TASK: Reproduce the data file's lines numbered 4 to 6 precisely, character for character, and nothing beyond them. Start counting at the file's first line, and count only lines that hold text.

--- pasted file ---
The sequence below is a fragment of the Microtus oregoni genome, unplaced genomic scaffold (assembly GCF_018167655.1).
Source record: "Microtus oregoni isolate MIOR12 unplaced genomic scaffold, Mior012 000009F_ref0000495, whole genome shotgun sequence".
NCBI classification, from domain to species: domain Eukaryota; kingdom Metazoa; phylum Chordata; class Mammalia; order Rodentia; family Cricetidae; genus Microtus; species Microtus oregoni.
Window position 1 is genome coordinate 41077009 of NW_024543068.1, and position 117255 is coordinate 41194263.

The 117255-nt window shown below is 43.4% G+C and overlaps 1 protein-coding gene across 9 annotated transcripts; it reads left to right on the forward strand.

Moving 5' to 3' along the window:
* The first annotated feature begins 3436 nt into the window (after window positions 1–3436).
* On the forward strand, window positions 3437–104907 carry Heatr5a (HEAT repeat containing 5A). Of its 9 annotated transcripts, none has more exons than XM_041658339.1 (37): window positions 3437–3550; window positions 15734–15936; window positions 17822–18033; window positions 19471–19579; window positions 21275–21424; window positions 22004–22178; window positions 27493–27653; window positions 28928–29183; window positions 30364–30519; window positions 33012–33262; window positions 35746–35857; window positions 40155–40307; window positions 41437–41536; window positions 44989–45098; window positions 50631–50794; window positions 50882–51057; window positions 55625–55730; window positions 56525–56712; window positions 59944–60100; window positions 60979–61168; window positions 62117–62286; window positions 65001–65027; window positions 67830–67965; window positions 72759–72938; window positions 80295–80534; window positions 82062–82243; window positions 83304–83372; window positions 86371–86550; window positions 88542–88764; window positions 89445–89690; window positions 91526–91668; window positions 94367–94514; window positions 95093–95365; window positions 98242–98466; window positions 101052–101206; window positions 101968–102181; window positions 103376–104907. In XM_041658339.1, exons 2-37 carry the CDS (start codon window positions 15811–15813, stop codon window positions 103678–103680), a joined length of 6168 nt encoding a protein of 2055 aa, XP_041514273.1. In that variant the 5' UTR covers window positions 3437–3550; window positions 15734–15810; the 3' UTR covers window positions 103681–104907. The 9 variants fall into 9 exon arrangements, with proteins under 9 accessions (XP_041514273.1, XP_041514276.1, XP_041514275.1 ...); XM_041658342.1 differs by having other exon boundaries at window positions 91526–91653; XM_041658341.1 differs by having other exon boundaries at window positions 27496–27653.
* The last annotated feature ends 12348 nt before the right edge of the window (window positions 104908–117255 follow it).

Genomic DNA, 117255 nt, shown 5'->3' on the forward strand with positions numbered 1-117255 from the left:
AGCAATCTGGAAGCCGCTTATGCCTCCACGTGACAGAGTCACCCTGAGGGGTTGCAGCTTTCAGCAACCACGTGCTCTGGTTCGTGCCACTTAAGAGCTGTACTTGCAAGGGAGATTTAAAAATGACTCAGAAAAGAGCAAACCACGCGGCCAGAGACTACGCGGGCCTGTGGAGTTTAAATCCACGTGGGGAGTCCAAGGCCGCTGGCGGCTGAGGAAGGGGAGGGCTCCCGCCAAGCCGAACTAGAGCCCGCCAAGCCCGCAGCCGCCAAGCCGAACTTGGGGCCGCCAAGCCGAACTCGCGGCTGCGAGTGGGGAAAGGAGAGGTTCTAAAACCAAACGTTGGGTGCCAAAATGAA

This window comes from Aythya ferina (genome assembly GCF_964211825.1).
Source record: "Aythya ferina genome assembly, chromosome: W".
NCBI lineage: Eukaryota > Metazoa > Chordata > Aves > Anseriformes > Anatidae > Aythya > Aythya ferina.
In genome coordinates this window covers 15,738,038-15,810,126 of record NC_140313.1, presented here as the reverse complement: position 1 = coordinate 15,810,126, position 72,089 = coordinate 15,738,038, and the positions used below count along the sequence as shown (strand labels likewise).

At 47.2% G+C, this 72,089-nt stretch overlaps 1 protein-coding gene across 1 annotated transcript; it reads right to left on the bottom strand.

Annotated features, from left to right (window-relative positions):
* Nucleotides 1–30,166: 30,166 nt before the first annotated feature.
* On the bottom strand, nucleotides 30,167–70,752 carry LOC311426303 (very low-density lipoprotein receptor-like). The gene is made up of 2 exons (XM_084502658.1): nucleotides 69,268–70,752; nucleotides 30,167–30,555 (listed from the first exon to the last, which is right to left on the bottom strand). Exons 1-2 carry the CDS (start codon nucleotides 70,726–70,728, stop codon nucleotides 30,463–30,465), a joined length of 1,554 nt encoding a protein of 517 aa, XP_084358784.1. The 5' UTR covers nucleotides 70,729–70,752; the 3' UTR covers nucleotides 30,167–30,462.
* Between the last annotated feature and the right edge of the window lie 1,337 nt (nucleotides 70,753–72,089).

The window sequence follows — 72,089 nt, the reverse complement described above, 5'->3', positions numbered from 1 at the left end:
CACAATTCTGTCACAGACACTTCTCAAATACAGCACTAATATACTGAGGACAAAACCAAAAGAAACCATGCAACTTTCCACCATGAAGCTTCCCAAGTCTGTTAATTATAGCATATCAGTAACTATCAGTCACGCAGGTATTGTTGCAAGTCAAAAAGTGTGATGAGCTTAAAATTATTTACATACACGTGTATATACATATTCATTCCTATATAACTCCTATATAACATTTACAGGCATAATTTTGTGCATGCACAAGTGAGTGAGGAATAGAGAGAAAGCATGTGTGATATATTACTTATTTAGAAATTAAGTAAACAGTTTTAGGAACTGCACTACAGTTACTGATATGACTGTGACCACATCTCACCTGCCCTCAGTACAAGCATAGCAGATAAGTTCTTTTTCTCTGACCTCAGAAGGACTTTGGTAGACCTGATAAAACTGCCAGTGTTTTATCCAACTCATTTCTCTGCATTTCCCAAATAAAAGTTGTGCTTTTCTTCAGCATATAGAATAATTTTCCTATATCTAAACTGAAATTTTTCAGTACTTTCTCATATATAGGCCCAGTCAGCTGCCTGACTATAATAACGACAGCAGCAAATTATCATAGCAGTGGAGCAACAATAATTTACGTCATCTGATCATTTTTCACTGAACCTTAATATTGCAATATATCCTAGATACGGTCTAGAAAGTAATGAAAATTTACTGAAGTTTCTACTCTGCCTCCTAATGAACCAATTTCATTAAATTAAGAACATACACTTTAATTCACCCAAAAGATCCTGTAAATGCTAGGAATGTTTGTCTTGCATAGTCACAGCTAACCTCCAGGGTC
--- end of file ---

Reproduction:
Window position 1 is genome coordinate 41077009 of NW_024543068.1, and position 117255 is coordinate 41194263.

The 117255-nt window shown below is 43.4% G+C and overlaps 1 protein-coding gene across 9 annotated transcripts; it reads left to right on the forward strand.

Moving 5' to 3' along the window: